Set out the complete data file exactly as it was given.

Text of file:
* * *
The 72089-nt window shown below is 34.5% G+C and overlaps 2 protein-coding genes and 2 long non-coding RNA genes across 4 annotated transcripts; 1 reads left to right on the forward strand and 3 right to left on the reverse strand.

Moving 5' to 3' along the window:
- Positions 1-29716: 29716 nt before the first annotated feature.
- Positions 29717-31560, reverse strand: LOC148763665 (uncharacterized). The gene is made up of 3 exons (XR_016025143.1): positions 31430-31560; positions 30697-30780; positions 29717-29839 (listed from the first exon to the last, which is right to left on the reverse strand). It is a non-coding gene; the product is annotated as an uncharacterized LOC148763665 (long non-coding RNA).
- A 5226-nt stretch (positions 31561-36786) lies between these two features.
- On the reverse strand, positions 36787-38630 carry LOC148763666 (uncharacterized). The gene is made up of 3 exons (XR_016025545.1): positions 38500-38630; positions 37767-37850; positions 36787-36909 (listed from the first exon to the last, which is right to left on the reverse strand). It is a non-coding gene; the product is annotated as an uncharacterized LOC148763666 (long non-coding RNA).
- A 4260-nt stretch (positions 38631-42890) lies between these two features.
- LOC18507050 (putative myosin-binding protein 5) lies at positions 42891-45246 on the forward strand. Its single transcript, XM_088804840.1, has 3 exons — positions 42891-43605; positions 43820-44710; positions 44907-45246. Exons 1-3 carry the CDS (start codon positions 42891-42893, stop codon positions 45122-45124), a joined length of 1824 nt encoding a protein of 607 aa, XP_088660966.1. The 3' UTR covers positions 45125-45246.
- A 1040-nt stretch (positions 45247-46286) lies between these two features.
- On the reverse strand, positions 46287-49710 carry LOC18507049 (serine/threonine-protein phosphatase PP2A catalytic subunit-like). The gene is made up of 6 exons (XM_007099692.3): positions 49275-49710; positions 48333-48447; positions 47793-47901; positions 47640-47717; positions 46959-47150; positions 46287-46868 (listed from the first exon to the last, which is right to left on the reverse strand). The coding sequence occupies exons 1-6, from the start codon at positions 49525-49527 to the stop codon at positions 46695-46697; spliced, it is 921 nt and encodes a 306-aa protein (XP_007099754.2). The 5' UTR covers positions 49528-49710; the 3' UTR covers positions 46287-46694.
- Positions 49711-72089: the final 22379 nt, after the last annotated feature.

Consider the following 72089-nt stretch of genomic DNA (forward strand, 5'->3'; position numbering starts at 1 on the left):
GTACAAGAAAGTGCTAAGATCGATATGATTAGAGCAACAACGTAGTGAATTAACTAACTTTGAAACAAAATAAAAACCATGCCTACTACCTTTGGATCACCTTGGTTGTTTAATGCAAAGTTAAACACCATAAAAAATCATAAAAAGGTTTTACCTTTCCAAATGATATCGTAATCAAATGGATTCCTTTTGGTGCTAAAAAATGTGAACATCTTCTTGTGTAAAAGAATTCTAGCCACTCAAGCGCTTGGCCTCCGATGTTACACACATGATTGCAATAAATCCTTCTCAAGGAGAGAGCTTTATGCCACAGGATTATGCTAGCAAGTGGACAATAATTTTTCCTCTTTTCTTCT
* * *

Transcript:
The 72089-nt window shown below is 34.5% G+C and overlaps 2 protein-coding genes and 2 long non-coding RNA genes across 4 annotated transcripts; 1 reads left to right on the forward strand and 3 right to left on the reverse strand.

Moving 5' to 3' along the window:
- Positions 1-29716: 29716 nt before the first annotated feature.
- Positions 29717-31560, reverse strand: LOC148763665 (uncharacterized). The gene is made up of 3 exons (XR_016025143.1): positions 31430-31560; positions 30697-30780; positions 29717-29839 (listed from the first exon to the last, which is right to left on the reverse strand). It is a non-coding gene; the product is annotated as an uncharacterized LOC148763665 (long non-coding RNA).
- A 5226-nt stretch (positions 31561-36786) lies between these two features.
- On the reverse strand, positions 36787-38630 carry LOC148763666 (uncharacterized). The gene is made up of 3 exons (XR_016025545.1): positions 38500-38630; positions 37767-37850; positions 36787-36909 (listed from the first exon to the last, which is right to left on the reverse strand). It is a non-coding gene; the product is annotated as an uncharacterized LOC148763666 (long non-coding RNA).
- A 4260-nt stretch (positions 38631-42890) lies between these two features.
- LOC18507050 (putative myosin-binding protein 5) lies at positions 42891-45246 on the forward strand. Its single transcript, XM_088804840.1, has 3 exons — positions 42891-43605; positions 43820-44710; positions 44907-45246. Exons 1-3 carry the CDS (start codon positions 42891-42893, stop codon positions 45122-45124), a joined length of 1824 nt encoding a protein of 607 aa, XP_088660966.1. The 3' UTR covers positions 45125-45246.
- A 1040-nt stretch (positions 45247-46286) lies between these two features.
- On the reverse strand, positions 46287-49710 carry LOC18507049 (serine/threonine-protein phosphatase PP2A catalytic subunit-like). The gene is made up of 6 exons (XM_007099692.3): positions 49275-49710; positions 48333-48447; positions 47793-47901; positions 47640-47717; positions 46959-47150; positions 46287-46868 (listed from the first exon to the last, which is right to left on the reverse strand). The coding sequence occupies exons 1-6, from the start codon at positions 49525-49527 to the stop codon at positions 46695-46697; spliced, it is 921 nt and encodes a 306-aa protein (XP_007099754.2). The 5' UTR covers positions 49528-49710; the 3' UTR covers positions 46287-46694.
- Positions 49711-72089: the final 22379 nt, after the last annotated feature.

Consider the following 72089-nt stretch of genomic DNA (forward strand, 5'->3'; position numbering starts at 1 on the left):
GTACAAGAAAGTGCTAAGATCGATATGATTAGAGCAACAACGTAGTGAATTAACTAACTTTGAAACAAAATAAAAACCATGCCTACTACCTTTGGATCACCTTGGTTGTTTAATGCAAAGTTAAACACCATAAAAAATCATAAAAAGGTTTTACCTTTCCAAATGATATCGTAATCAAATGGATTCCTTTTGGTGCTAAAAAATGTGAACATCTTCTTGTGTAAAAGAATTCTAGCCACTCAAGCGCTTGGCCTCCGATGTTACACACATGATTGCAATAAATCCTTCTCAAGGAGAGAGCTTTATGCCACAGGATTATGCTAGCAAGTGGACAATAATTTTTCCTCTTTTCTTCT